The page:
than poverty, Him that is able to cast body and soul into hell. So, "this is the victory which overcometh the world, even our faith 2;" with that shield before us we see things as they are; the world appears no longer more considerable than it is, merely because it is close to our eyes, nor heaven of little value, merely because it is at a distance: the thought of eternity swallows up distance; and thus the believer is assailable by worldly bribes no more. But faith has another and a still better way of working; it "worketh by love "." The true believer's soul is filled with thankfulness to the Redeemer who died for him, with admiration of his bounties, and with love to Him. The firmer his belief, the more fervent his love and gratitude, the more anxious his desire to know and do God's will. Gehazi knew that God hated robbery and covetousness; had he had faith enough in God to love Him he would have hated them too, for his heavenly Father's sake.

Naaman's riches, then, were indeed the occasions of his sin, the bribe which Satan made use of to tempt him; but that was all, there was no need he should have yielded. He might have despised them as his master did. But he was drawn aside by his own lust and enticed. Elisha was a heavenly-minded lover of God, therefore they had no charms for him; Gehazi, a worldly-minded despiser of God, therefore he could not withstand them. They were the best treasures he knew of. So the good Elisha, out of the good treasure of his heart, brought forth good fruit; and the wicked Gehazi, out of the evil treasure of his heart, evil fruit. But these two men were both born in sin alike; but Elisha was born again of the Spirit, whilst Gehazi remained unchanged. The Spirit changed Elisha by purifying his heart by faith; and faith led him to despise the world and to love God.

Would you avoid Gehazi's sin, and share Elisha's glory? If you would, this must be your unremitting prayer: "Lord, give us faith, and purify our hearts by

2 1 John v.


3 Gal. v. 6.


means of it." Then you will never prefer gain or present indulgence to godly conduct and a good conscience. You will be able to bear poverty if it should be allotted you; you will not fear any worldly evil; but you will fear sin and fear a lie. The believer cannot tempt the Spirit of the Lord as Gehazi did. He knows that the eye of God is upon him every instant, that there is no darkness nor shadow of death where the workers of iniquity may hide themselves. "Went not mine heart with thee," saith the prophet, "when the man turned again from his chariot to meet thee?" and goes not the eye of the Almighty with every one of you, go where you will? "Understand," then, "ye brutish among the people: and ye fools, when will ye be wise? He that planteth the ear, shall He not hear? He that formed the eye, shall He not see? He that chastiseth the heathen, shall not He correct 1?" Alas! to what purpose is it that men should contrive and plan and shut their eyes against the vanity of their own contrivances? What safety can there be for transgressors, whilst God filleth heaven and earth? For impenitent transgressors there can be none. doeth whatsoever pleaseth Him, in heaven and in earth; and He can curse even their blessings, and make the bribes for which they have sold their souls to be a torment in possession. But, believe that He is God in Christ reconciling the world unto Himself: believe that He is a wise and tender Father: believe Him when He tells you that great peace have they which love his law offer the sacrifices of righteousness, and put your trust in the Lord; and whether He send poverty or plenty, good or ill of this world, He shall put gladness into your heart, more than in the time when your corn and wine increased.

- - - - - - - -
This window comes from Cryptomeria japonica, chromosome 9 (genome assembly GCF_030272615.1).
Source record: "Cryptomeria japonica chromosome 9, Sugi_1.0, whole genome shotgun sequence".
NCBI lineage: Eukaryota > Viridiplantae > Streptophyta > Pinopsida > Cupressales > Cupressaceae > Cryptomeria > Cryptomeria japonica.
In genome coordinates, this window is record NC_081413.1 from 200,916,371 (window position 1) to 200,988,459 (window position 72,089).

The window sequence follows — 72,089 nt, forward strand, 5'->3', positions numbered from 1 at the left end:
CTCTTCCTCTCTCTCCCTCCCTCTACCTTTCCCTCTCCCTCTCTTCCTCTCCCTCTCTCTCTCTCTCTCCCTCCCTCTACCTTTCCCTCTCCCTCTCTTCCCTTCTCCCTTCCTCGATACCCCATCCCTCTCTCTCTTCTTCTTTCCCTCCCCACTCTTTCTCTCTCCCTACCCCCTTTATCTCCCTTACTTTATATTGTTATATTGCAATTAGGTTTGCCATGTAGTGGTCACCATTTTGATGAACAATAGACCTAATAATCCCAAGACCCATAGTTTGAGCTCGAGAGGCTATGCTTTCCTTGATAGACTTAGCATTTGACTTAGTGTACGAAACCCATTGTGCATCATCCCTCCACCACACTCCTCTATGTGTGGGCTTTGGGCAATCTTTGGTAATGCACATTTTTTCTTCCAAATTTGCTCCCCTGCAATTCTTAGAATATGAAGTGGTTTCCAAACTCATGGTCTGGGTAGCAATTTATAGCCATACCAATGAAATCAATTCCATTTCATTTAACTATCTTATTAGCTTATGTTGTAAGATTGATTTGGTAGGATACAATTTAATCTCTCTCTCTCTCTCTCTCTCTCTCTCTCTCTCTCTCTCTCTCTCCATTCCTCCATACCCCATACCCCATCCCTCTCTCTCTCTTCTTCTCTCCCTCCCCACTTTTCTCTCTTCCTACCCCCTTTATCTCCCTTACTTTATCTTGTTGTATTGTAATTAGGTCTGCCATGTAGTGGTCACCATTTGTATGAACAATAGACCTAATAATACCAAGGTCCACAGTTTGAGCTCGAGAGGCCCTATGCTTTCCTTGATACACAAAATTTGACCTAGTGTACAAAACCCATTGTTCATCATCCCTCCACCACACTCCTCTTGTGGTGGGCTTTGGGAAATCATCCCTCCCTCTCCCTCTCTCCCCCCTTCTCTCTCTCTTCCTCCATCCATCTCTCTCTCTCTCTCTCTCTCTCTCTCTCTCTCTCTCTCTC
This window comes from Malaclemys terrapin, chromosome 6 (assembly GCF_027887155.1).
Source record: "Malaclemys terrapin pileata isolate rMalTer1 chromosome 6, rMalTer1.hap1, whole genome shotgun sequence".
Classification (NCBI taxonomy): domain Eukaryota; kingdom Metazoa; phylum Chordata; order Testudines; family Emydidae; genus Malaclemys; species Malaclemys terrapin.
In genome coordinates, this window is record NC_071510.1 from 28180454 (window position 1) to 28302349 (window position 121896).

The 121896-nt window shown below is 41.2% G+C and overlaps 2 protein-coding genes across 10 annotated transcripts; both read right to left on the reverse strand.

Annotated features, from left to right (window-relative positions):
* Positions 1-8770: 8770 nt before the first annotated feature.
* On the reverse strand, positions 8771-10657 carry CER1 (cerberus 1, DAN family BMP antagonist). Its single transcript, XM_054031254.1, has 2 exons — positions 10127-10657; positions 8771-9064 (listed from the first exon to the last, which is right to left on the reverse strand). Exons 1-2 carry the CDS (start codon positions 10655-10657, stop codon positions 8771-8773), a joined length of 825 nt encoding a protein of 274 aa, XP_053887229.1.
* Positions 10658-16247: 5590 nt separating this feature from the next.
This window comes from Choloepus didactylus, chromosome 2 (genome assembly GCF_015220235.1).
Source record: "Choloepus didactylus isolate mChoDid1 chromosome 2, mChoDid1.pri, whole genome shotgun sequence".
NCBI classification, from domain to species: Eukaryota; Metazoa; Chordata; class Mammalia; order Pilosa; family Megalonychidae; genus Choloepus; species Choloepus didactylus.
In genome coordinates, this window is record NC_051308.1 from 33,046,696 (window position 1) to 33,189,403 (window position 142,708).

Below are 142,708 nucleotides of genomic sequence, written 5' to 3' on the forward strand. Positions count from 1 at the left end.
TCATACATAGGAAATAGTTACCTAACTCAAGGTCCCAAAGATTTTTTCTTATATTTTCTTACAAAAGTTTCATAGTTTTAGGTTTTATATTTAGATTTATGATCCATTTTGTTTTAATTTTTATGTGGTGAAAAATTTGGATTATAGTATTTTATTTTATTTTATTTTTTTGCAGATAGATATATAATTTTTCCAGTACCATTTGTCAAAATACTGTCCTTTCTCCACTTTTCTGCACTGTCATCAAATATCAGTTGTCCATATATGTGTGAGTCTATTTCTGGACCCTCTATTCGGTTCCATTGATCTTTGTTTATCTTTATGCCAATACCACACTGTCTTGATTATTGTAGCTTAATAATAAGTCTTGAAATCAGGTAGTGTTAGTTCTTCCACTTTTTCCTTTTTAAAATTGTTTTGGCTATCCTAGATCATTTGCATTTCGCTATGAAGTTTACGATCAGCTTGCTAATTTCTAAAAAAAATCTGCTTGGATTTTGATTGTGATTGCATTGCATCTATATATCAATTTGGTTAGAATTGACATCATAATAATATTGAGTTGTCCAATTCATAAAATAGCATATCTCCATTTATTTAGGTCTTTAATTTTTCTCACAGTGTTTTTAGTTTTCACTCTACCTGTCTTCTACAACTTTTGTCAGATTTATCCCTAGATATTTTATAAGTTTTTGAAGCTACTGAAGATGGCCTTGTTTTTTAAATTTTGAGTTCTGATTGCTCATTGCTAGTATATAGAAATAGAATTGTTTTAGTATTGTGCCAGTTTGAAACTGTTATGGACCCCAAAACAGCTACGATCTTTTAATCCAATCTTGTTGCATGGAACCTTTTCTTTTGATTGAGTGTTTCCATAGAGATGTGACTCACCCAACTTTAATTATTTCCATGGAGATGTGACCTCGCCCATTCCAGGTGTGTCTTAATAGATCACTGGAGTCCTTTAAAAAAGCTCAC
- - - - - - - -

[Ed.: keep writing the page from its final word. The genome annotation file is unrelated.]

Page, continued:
4 Ps. xciv. 8-10.





"Then said Hezekiah to Isaiah, Good is the word of the Lord which thou hast spoken. He said moreover, For there shall be peace and truth in my days."

THE history with which these words are connected is a beautiful comment on that declaration of our Lord, "As many as I love, I rebuke and chasten'." And the words themselves set before us a very edifying example of the cheerful and humble submission of a righteous man to the will of God.

I. I will first lay the history before you, making some remarks upon it as I go along;

II. Secondly, I will call your attention more particularly to the words of Hezekiah in the text;

III. And then make some application of the whole. I. The history relates Hezekiah's error, and God's merciful rebuke to him in consequence of it.

The character of Hezekiah is well known. He ranks among the very best of the kings of Judah. "He did that which was right in the sight of the Lord, accord

ing to all that David his father did.

He removed

the high places, and brake the images, and cut down

1 Rev. iii. 19.